Well, both teams play in the same city, on the same CTA line. But let's stay metaphorical here, let's stay high concept.
The White Sox are rebuilding and in the dog days of that process, which even after Sunday's refreshing, change-of-pace win to avoid a crosstown sweep has them at 10-27, the worst record in the majors. There's no shortage of hope for the future, with a wealth of highly ranked prospects developing in the minor leagues, and even the most pessimistic observer would have to consider the rebuild on track for success.
The Cubs, meanwhile, are a team that has not only World Series aspirations but a team that has World Series expectations. Talk during spring training reflected a "championship or bust" attitude, one that was significantly bolstered by the big-money addition of Yu Darvish.
Certainly fans on the South Side would never admit a desire to be like their North Side brothers, but they should look above Madison Street to find a role model, to find a template for how a rebuild is supposed to play out.
It wasn't too long ago that Theo Epstein's front office executed the same strategy Rick Hahn & Co. are now employing. Epstein took over as team president in the midst of five straight fifth-place finishes in the National League Central, three of those under his watch. But the three seasons that followed saw the Cubs reach three NL Championship Series and win a World Series championship in 2016.
Building that champion took a variety of moves including trades (Andrew Cashner for Anthony Rizzo, Scott Feldman for Jake Arrieta, Ryan Dempster for Kyle Hendricks, Jeff Samardzija for Addison Russell), draft picks (Kris Bryant, Kyle Schwarber, Albert Almora Jr.) and big-time free-agent signings (Jon Lester, Ben Zobrist, Jason Heyward). It took player development, and it took a lot of losing at the major league level while that all occurred.
The White Sox are in the middle of that same process. They've traded Chris Sale, Adam Eaton, Jose Quintana and a host of others for what they expect to be cornerstones of future contenders: Yoan Moncada, Michael Kopech, Eloy Jimenez, Lucas Giolito, Reynaldo Lopez, Dane Dunning, Dylan Cease and Blake Rutherford. They've spent high draft picks on the likes of Tim Anderson, Carlos Rodon, Carson Fulmer, Zack Collins, Alec Hansen and Jake Burger. They've made two important international signings in Luis Robert and Micker Adolfo.
While there's no guarantee that all those guys will pan out the same way the Cubs had good fortune in their top prospects developing into the core that now powers a perennial contender. But that lengthy list shows where the White Sox have actually outpaced the Cubs, in a way, during their rebuilding process: depth. That list isn't going to be the White Sox exact 25-man roster one day, in all likelihood, but a significant number of those players should make up a core just like the one the Cubs boast now.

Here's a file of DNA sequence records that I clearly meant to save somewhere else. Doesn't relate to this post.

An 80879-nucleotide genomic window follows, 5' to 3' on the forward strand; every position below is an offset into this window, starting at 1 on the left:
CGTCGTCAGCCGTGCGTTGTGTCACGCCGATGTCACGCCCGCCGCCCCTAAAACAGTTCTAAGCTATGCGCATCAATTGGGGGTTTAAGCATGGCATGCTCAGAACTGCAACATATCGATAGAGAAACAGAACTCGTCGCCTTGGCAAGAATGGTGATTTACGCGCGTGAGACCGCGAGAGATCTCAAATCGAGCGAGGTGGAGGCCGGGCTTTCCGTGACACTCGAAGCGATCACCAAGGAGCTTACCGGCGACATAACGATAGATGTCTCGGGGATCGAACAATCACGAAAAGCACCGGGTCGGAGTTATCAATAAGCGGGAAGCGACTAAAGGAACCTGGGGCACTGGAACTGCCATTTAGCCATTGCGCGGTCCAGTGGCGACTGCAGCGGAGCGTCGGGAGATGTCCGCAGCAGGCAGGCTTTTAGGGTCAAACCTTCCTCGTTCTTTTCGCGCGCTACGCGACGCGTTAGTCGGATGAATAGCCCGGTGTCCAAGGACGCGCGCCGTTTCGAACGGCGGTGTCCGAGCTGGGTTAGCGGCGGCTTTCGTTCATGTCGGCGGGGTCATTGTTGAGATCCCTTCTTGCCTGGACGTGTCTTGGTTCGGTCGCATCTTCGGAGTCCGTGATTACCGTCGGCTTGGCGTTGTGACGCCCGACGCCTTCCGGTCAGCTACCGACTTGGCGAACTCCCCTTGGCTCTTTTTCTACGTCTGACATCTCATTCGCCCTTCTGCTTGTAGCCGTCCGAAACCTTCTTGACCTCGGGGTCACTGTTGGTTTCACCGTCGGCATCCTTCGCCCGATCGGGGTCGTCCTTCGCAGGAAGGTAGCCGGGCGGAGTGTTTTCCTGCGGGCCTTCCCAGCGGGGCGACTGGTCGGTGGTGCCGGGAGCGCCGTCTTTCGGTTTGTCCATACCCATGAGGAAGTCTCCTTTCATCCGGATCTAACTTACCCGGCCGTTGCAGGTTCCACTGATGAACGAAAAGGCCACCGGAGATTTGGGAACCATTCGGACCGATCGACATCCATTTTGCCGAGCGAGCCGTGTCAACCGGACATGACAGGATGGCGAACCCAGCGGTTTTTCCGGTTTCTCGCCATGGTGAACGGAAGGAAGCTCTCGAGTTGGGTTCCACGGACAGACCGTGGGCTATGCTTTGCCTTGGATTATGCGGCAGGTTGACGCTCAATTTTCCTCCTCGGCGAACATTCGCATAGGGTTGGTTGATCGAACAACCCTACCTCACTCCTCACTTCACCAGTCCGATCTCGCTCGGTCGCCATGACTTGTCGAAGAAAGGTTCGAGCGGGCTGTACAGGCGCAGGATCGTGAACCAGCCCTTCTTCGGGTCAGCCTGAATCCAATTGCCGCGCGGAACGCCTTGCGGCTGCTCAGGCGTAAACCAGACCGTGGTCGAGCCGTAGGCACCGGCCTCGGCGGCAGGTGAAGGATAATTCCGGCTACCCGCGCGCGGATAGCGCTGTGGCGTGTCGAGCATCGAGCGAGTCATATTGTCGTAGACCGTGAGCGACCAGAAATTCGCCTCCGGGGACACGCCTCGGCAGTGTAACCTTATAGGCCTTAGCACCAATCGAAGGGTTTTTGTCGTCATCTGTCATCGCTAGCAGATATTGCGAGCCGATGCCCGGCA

The step the White Sox have yet to reach is the one where they add high-priced free agents. Lester and Heyward got huge contracts once the Cubs opened their contention window (even though it took a leap of faith on Lester's part, considering he signed before many of those youngsters hit the big leagues). Zobrist signed for four years and ended up the World Series MVP in his first season on the North Side.
The White Sox should be approaching that point, be it this offseason or the next. With the ridiculous amount of free agents set to hit the market in the next two offseasons - superstars like Bryce Harper, Manny Machado, Josh Donaldson and Nolan Arenado - adding someone of that caliber would help the White Sox build a contender on what is expected to be a pretty impressive foundation.
The year before the Cubs made their first run to the NLCS, they finished in last place. This isn't saying that the White Sox are going to rocket to the postseason after a season in which they're currently on pace to lose more than 100 games. But timing the arrival of all that minor league talent alongside spending on free agents could rip that contention window wide open, just like the Cubs did in 2015. After Lester signed over the winter, Bryant and Russell hit the majors in April. And just like that …
Despite Sunday's win for the South Siders, this weekend made it pretty apparent that the White Sox and Cubs are far apart from one another. The Cubs blasted White Sox pitching in the series' first two games, scoring 19 runs in two days. The final score on the three days at Wrigley: Cubs 22, White Sox 11.
But in that display, the White Sox saw what they hope to be over the next few years. The Cubs were once piling up losses and languishing at the bottom of the standings. That's how a rebuilding process works. The White Sox are going through that right now. And there's an argument to be made that their rebuild, spurred by trading the high-end major league talent the Cubs didn't have at the time, is moving along at a better clip than the Cubs' did. Of course, it doesn't matter how long it takes to get there, the destination is what's important, and the Cubs already reached the top of the mountain.
But baseball's mountaintop rarely has one occupant for very long. The White Sox are mid-climb and hope to reach the summit as soon as all that player development will allow. Thankfully for them, they can follow the path taken by the rebuilding success stories that came before them - including the Cubs.